1. I agree. It adds direction to your studies too. Most coding students have had that overloaded feeling of, “What language / framework / tool should I learn next?” When you have an end goal in mind, it helps you make a decision and just get started.

  2. From my more-than-a-couple-years experience, this need for an idea applies at all levels of experience, not just for beginners. For me, it’s the hardest part of picking up a new language or platform, finding the intrinsic “why” for doing it. Trying to figure out motivation for a project is what I was doing when I read this article (thus the comment).

    • Great feedback. I hadn’t really thought that it’d apply to experienced programmers as well, but that certainly makes sense.

  3. This is hysterical! I’m just going through the exact same thing! Learning to use Parse in order to build an app I thought of!

    Another thing I would recommend, after coming up with an idea, is to break it down to all the different actions a user will have to go through while using the app. Use that flow you just created to build a learning map and achieve small accomplishments to get you going – Nothing gets you going like crossing a task off your list!

    • Yeah. That’ll be very helpful. Whenever there was a feature I didn’t know how to program then it’d force me to learn it.

  4. Great article.

    I feel the same way. The most powerful motivation, actually the only, I have to learn more and more and become better at programming is to have (app) ideas that solve real-world problems.

    • Thank you. Having an app that solves real world problems is definitely important. More specifically, it should solve problems that you yourself face.

  5. Hey Spencer,

    I really liked the article. Since you were new to programming last year, what made you choose Ruby on Rails out of the many languages/frameworks available?

    Cheers!
    Mike

    • I mainly chose Ruby on Rails because of its reputation as a backend language for a lot of startups. It’s fast and relatively easy to learn. Also, most of my developers friends know it so I could always run to them with questions.

    • Thank you for the advice. I have been learning web design and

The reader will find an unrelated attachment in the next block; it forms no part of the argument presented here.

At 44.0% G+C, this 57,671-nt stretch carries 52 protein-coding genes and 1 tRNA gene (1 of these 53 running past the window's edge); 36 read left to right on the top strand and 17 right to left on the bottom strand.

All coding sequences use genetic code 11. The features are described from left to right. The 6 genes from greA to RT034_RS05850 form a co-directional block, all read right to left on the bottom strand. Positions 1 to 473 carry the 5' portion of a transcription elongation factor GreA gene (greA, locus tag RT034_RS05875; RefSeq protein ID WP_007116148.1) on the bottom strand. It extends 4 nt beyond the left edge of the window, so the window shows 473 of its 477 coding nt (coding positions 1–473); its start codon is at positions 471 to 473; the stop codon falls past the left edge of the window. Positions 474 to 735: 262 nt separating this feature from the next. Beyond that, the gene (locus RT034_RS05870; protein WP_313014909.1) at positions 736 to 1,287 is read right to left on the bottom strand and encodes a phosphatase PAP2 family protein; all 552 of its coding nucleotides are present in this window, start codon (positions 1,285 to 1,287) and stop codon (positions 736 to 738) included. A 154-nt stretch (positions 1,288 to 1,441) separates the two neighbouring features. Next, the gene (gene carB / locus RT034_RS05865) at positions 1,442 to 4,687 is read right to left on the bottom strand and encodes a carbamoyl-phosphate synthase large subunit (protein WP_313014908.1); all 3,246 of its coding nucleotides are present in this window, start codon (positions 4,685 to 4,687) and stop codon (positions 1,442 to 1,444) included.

development for the past few years. Lately, I have been struggling and
      it is because I did not have a main project to focus on. This concept
      also applies to the races I train for. If I have an end goal, I always
      do better with training and the outcome.

  6. good for you, I’m currently in the same boat. If you’re in NY get in touch and let’s have a game of squash – @devinllp

  7. Thanks Spencer… great advice… just what I needed to get the creative thinking going again. Thanks for sharing!

  8. Thanks for the article spencer! This is exactly what we suggest at phpMyTutor’s web app dev workshops!

  9. good idea and good to know about other people who learned programming from nothing, as I’m doing it. Programming is a good way not just of making a living, but also to make your creativity and dreams turn into reality. Good Post!

  10. There are two kinds of people, those who think about programming as an end or those who think about programming as a tool… If you want to learn programming you’d better start thinking that programming is your tool to build something. After some time, you could start think about programming as an art itself.

    I don’t think I am a great programmer but I can use programming languages (C, C++, Python, VBA, Javascript…) to solve my engineering problems. For me its more a tool than an end.

  11. I am doing this right now. Great advice.

    Funny how so much ‘education’ isn’t aligned to a goal people care about / building something tangible. It’s about memorising times tables or counting in 10s. Why not build an app that does that for you, and everyone else at primary school (K-12)? Better use of kids time in those class rooms.